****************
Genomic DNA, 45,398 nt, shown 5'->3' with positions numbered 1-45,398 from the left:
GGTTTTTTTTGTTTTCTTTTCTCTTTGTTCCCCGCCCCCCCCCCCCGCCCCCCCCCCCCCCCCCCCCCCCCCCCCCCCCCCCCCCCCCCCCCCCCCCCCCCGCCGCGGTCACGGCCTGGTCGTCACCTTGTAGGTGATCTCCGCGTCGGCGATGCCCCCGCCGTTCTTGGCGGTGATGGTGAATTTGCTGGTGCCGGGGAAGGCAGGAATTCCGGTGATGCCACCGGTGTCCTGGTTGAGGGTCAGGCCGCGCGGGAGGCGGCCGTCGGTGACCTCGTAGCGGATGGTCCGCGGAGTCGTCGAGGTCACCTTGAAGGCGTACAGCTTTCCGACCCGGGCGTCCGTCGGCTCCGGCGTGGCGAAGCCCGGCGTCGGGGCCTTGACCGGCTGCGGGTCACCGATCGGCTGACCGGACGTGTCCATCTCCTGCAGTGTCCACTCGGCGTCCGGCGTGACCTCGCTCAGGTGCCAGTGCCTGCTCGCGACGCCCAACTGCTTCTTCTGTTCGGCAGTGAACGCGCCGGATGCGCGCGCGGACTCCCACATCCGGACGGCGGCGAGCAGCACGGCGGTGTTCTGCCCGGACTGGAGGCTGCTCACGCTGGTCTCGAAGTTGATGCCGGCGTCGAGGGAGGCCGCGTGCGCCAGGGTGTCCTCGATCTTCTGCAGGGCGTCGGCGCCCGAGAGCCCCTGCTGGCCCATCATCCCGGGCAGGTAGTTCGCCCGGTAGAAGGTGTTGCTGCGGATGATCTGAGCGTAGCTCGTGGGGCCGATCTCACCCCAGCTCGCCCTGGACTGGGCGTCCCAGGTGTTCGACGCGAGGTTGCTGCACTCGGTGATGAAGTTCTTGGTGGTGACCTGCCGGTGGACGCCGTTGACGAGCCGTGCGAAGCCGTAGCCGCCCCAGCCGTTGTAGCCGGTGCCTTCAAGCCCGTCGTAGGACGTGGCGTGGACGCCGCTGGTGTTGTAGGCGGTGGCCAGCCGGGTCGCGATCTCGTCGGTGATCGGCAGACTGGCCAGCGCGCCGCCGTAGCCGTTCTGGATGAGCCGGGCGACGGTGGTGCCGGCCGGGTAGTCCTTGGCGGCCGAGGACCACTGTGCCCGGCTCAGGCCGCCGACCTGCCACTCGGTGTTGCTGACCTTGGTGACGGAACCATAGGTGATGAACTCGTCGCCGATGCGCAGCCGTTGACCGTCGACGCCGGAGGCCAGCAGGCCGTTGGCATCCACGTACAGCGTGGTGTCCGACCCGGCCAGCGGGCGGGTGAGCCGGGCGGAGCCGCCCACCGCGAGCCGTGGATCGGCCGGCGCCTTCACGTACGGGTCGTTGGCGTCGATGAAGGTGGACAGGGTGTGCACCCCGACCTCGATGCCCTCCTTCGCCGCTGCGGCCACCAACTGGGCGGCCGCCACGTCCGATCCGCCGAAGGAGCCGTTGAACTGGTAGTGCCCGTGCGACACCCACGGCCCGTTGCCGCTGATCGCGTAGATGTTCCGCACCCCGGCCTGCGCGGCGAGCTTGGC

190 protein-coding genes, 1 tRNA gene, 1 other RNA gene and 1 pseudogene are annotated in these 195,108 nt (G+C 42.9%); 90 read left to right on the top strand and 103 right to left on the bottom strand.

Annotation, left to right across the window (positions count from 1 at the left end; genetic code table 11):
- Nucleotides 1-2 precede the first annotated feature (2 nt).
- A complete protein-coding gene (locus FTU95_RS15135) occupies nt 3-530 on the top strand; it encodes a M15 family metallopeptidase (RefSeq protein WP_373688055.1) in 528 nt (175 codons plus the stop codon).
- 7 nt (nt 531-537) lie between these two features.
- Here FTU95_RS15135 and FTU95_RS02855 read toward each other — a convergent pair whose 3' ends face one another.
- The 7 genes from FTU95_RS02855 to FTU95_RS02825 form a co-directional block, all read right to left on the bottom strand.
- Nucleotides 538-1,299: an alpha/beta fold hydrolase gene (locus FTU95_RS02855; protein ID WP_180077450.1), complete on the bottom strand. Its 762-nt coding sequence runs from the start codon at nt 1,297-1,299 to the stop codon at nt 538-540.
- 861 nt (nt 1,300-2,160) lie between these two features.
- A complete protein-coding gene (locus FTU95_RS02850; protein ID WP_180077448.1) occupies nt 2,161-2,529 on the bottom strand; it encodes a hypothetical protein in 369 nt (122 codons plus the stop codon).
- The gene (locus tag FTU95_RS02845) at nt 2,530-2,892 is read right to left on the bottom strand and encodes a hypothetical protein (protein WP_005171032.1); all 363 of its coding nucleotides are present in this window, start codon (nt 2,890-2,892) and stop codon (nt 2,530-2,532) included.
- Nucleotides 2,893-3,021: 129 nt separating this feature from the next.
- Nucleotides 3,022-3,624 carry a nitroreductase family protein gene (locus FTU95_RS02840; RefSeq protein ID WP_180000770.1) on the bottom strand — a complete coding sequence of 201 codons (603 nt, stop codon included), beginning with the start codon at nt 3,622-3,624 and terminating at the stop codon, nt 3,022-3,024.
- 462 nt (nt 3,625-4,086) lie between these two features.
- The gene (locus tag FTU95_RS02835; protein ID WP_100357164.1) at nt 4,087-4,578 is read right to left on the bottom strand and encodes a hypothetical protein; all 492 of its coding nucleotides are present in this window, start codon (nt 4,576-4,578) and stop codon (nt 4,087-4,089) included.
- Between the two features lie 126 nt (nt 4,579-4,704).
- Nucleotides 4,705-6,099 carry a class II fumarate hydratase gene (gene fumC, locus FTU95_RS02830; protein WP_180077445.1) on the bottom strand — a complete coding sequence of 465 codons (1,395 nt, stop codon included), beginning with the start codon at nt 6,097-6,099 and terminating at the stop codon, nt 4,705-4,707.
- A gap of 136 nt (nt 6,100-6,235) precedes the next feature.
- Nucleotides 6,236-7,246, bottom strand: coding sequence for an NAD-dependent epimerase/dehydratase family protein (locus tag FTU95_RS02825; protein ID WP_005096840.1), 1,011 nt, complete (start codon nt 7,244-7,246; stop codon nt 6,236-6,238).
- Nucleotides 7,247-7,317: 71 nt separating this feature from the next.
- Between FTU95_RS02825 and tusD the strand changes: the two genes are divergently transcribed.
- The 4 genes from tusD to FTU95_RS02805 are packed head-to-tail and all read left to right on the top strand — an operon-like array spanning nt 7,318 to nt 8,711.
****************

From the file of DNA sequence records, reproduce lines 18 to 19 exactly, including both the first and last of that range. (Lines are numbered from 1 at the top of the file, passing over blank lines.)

- Between the two features lie 126 nt (nt 4,579-4,704).
- Nucleotides 4,705-6,099 carry a class II fumarate hydratase gene (gene fumC, locus FTU95_RS02830; protein WP_180077445.1) on the bottom strand — a complete coding sequence of 465 codons (1,395 nt, stop codon included), beginning with the start codon at nt 6,097-6,099 and terminating at the stop codon, nt 4,705-4,707.